For the second method, the Docker engine needs to be installed first. For this, you can follow the document Install Docker Engine on Debian 6. Also we need the git versioning tools. It can be installed as follow

$ sudo apt-get update
$ sudo apt-get install git

How to Get the OpenEmbedded Build System

Now we have all required base tools on host, and we can get the BitBake from the Poky project as follow

# Create a working directory
$ mkdir -p /mnt/Work/PROJs/rpi/yocto/src
$ cd /mnt/Work/PROJs/rpi/yocto/src

# getting latest stable build system branch kirkstone from yocto project repos
$ git clone -b kirkstone

# return to yocto directory and run docker
$ cd ..
$ docker run --rm -it -v $(pwd):/workspace --workdir /workspace crops/poky:latest

# exit to return host command prompt
$ exit

After the last command was issued, if the container images could not be found on local it will be downlaoded automatically from the Docker Hub and run the container, then you drop into container command line prompt. Now we have a whole build system but no source to build. We will get the sources in next section.

How to Get the BitBake Layers

In BitBake concept, every group of source provides same functionality is called as Layer or Meta-Layer. Indeed, they are not a regular source code to build. They are some script in BitBake language that defines how to get sources, patch them, build them, their dependencies, and integrate into final target image. We need following Layers for our project.

  • meta-extra - a custom layer to add a regular sudo user
  • meta-raspberrypi - the RPI board support package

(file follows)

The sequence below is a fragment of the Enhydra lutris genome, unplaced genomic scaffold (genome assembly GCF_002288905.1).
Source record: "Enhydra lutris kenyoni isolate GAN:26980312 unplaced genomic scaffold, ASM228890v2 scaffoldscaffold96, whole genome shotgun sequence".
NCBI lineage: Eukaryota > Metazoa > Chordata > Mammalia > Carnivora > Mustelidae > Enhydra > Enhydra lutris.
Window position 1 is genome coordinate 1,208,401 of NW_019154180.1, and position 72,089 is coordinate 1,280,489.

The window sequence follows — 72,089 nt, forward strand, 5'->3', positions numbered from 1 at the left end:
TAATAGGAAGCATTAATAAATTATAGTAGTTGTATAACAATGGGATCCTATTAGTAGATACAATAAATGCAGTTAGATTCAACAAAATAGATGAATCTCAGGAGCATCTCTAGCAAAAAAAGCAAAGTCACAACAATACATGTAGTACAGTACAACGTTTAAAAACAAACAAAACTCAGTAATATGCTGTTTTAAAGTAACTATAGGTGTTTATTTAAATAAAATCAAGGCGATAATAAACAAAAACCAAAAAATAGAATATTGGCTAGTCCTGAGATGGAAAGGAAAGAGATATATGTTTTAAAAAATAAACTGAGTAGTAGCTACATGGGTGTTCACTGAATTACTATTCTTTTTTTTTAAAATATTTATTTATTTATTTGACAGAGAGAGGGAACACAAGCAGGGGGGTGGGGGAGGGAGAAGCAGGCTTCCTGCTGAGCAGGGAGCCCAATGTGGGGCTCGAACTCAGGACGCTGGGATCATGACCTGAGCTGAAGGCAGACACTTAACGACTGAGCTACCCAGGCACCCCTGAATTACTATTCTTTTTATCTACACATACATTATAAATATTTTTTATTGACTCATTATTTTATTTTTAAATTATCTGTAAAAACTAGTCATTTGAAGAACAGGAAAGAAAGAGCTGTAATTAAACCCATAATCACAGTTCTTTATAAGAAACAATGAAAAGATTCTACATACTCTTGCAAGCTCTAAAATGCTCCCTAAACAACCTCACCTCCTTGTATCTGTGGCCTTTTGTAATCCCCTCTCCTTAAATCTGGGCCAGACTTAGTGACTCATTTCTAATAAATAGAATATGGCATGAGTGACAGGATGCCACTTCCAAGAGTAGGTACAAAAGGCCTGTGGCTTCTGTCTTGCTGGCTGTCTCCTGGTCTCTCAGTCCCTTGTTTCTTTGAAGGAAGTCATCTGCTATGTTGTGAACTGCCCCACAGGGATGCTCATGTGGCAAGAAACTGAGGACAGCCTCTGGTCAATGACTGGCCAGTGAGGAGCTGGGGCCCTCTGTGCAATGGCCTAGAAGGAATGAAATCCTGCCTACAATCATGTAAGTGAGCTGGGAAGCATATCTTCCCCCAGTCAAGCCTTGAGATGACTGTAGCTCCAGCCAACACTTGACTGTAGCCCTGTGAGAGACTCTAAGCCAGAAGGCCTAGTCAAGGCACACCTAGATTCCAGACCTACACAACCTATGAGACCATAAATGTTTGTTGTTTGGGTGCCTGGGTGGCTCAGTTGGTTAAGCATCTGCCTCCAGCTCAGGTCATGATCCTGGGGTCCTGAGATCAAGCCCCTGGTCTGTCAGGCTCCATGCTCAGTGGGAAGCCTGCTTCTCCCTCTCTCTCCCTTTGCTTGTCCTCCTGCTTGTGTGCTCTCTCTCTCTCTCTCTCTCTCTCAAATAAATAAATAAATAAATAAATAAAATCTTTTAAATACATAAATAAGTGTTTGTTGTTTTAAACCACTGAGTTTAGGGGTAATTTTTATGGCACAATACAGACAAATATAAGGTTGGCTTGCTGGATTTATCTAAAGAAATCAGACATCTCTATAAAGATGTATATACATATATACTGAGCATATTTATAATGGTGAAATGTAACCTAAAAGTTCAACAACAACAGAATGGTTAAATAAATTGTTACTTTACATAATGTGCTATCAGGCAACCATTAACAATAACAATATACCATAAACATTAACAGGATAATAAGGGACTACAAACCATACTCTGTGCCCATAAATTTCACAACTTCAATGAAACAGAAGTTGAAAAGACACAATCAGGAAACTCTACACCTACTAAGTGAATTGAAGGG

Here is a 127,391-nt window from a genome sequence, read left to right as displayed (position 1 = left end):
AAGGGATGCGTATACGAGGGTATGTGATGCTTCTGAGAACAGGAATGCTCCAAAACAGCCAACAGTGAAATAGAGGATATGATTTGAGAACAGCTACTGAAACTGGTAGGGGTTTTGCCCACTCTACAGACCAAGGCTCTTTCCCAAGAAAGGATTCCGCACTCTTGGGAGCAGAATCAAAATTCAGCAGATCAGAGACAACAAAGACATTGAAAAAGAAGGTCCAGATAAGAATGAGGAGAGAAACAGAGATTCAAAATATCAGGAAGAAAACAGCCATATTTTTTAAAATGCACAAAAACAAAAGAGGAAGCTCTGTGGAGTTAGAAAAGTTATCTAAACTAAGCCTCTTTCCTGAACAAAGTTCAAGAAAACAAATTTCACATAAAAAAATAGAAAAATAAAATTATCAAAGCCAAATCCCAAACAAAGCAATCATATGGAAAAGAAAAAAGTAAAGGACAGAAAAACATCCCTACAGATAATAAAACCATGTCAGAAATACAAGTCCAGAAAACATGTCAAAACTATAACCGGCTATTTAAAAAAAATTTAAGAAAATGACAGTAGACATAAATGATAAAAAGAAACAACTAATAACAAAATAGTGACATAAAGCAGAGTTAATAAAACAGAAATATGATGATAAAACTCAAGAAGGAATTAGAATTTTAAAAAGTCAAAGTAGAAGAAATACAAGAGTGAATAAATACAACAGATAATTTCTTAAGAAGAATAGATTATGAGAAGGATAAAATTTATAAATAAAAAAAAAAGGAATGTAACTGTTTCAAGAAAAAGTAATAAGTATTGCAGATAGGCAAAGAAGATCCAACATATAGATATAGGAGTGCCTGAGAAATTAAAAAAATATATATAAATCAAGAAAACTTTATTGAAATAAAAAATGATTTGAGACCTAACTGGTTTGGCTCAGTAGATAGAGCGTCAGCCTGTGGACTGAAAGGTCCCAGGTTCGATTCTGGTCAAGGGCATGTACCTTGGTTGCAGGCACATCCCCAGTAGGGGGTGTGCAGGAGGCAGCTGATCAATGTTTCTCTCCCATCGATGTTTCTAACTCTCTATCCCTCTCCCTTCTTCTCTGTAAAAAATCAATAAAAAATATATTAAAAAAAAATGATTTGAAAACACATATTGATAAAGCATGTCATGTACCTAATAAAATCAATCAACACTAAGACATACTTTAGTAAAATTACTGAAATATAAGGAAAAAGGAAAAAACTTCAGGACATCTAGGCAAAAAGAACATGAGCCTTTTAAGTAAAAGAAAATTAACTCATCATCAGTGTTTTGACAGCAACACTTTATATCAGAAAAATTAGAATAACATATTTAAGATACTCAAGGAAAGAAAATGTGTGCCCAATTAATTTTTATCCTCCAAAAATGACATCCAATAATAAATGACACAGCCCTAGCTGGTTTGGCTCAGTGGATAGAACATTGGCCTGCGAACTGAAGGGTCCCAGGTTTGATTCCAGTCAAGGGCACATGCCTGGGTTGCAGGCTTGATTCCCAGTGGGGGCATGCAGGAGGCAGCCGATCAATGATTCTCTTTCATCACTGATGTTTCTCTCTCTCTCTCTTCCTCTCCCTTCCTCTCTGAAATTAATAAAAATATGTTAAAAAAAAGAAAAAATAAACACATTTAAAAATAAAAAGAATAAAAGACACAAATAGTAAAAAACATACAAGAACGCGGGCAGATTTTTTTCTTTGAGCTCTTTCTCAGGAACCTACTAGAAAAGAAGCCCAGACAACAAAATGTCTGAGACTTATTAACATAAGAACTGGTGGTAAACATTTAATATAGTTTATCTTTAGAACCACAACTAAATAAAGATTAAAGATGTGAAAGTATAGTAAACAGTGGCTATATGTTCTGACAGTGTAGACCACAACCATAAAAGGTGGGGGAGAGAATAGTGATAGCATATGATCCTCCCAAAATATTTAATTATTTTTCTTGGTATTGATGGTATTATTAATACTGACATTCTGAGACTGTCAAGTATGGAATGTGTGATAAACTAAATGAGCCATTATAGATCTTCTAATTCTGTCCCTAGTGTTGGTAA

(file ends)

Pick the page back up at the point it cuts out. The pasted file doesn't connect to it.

• meta-openembedded - additional Linux tools
  • meta-virtualization - the Docker support packages

The sources can be downloaded from relevant locations as follow

# goto source folder
$ cd /mnt/Work/PROJs/rpi/yocto/src

# meta-extra
$ git clone -b kirkstone meta-extra

# meta-raspberrypi
$ git clone -b kirkstone

# meta-openembedded
$ git clone -b kirkstone

# meta-virtualization
$ git clone -b kirkstone

Now we have all the source to build the target image.

Configuring and Building Target Image

Our target images will be used for developing, it will have lots of tools which will not have an productions image, therefore it will be larger then a production image. However we will follow a different appraching to develop an application. We will use the Docker for the applications and all the required packages which are not included in base image will be included within the Docker containers.

Now we can start to configure and build the image

# goto yocto directory and run Docker
$ cd /mnt/Work/PROJs/rpi/yocto/src
$ docker run --rm -it -v $(pwd):/workspace --workdir /workspace crops/poky:latest

# We will drop into container command promt.
# Now the directory /mnt/Work/PROJs/rpi/yocto/src will be mounted
# as /workspace within the container, and we are in this directory.

# Following command start a new build directory,
# and automatically drop into build directory
$ . src/poky/oe-init-build-env
### Shell environment set up for builds. ###

You can now run 'bitbake <target>'

Common targets are:

You can also run generated qemu images with a command like 'runqemu qemux86'

Other commonly useful commands are:
 - 'devtool' and 'recipetool' handle common recipe tasks
 - 'bitbake-layers' handles common layer tasks
 - 'oe-pkgdata-util' handles common target package tasks

Then you should have a following directory tree under the directory yocto.

|-- build
|   |-- conf
|   |   |-- bblayers.conf
|   |   |-- local.conf
|   |   `-- templateconf.cfg
`-- src